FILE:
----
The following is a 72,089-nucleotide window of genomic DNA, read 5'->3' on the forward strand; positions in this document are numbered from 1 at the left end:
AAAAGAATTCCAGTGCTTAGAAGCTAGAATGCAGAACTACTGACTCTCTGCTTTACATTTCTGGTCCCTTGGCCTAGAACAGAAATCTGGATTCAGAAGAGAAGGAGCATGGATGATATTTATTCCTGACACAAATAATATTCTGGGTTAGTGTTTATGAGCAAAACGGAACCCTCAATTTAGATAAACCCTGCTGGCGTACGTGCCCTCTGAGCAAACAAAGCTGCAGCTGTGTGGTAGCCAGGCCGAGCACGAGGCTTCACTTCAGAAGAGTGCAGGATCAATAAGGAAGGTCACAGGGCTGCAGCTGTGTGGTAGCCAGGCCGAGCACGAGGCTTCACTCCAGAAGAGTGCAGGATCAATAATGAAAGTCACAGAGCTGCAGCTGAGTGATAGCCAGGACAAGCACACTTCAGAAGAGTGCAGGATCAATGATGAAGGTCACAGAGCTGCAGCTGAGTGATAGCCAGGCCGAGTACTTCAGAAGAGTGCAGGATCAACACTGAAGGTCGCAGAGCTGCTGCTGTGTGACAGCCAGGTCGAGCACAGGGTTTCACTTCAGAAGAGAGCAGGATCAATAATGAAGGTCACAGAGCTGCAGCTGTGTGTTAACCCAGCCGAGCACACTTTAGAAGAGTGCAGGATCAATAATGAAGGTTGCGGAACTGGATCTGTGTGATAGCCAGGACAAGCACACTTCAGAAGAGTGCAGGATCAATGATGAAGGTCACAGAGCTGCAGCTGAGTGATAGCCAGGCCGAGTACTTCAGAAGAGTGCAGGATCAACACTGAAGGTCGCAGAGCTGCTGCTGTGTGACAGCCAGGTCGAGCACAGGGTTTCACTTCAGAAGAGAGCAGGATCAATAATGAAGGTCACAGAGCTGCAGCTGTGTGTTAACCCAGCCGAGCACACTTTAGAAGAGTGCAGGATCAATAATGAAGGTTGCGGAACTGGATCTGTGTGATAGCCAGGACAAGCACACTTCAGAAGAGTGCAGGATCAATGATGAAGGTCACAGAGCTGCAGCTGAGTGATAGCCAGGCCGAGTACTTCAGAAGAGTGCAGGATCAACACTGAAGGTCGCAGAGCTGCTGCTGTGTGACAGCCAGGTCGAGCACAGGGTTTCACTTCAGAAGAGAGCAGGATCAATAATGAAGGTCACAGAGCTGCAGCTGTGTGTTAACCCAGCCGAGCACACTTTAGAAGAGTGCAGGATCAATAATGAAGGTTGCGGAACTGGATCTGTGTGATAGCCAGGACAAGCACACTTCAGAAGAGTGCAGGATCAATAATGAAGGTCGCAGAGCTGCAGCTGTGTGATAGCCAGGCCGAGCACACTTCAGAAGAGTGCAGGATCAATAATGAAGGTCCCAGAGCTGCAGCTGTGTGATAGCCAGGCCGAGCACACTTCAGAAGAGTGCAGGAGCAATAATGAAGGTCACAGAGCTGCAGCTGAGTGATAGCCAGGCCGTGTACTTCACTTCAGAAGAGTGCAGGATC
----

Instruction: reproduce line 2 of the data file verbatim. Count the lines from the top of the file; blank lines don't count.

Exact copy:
AAAAGAATTCCAGTGCTTAGAAGCTAGAATGCAGAACTACTGACTCTCTGCTTTACATTTCTGGTCCCTTGGCCTAGAACAGAAATCTGGATTCAGAAGAGAAGGAGCATGGATGATATTTATTCCTGACACAAATAATATTCTGGGTTAGTGTTTATGAGCAAAACGGAACCCTCAATTTAGATAAACCCTGCTGGCGTACGTGCCCTCTGAGCAAACAAAGCTGCAGCTGTGTGGTAGCCAGGCCGAGCACGAGGCTTCACTTCAGAAGAGTGCAGGATCAATAAGGAAGGTCACAGGGCTGCAGCTGTGTGGTAGCCAGGCCGAGCACGAGGCTTCACTCCAGAAGAGTGCAGGATCAATAATGAAAGTCACAGAGCTGCAGCTGAGTGATAGCCAGGACAAGCACACTTCAGAAGAGTGCAGGATCAATGATGAAGGTCACAGAGCTGCAGCTGAGTGATAGCCAGGCCGAGTACTTCAGAAGAGTGCAGGATCAACACTGAAGGTCGCAGAGCTGCTGCTGTGTGACAGCCAGGTCGAGCACAGGGTTTCACTTCAGAAGAGAGCAGGATCAATAATGAAGGTCACAGAGCTGCAGCTGTGTGTTAACCCAGCCGAGCACACTTTAGAAGAGTGCAGGATCAATAATGAAGGTTGCGGAACTGGATCTGTGTGATAGCCAGGACAAGCACACTTCAGAAGAGTGCAGGATCAATGATGAAGGTCACAGAGCTGCAGCTGAGTGATAGCCAGGCCGAGTACTTCAGAAGAGTGCAGGATCAACACTGAAGGTCGCAGAGCTGCTGCTGTGTGACAGCCAGGTCGAGCACAGGGTTTCACTTCAGAAGAGAGCAGGATCAATAATGAAGGTCACAGAGCTGCAGCTGTGTGTTAACCCAGCCGAGCACACTTTAGAAGAGTGCAGGATCAATAATGAAGGTTGCGGAACTGGATCTGTGTGATAGCCAGGACAAGCACACTTCAGAAGAGTGCAGGATCAATGATGAAGGTCACAGAGCTGCAGCTGAGTGATAGCCAGGCCGAGTACTTCAGAAGAGTGCAGGATCAACACTGAAGGTCGCAGAGCTGCTGCTGTGTGACAGCCAGGTCGAGCACAGGGTTTCACTTCAGAAGAGAGCAGGATCAATAATGAAGGTCACAGAGCTGCAGCTGTGTGTTAACCCAGCCGAGCACACTTTAGAAGAGTGCAGGATCAATAATGAAGGTTGCGGAACTGGATCTGTGTGATAGCCAGGACAAGCACACTTCAGAAGAGTGCAGGATCAATAATGAAGGTCGCAGAGCTGCAGCTGTGTGATAGCCAGGCCGAGCACACTTCAGAAGAGTGCAGGATCAATAATGAAGGTCCCAGAGCTGCAGCTGTGTGATAGCCAGGCCGAGCACACTTCAGAAGAGTGCAGGAGCAATAATGAAGGTCACAGAGCTGCAGCTGAGTGATAGCCAGGCCGTGTACTTCACTTCAGAAGAGTGCAGGATC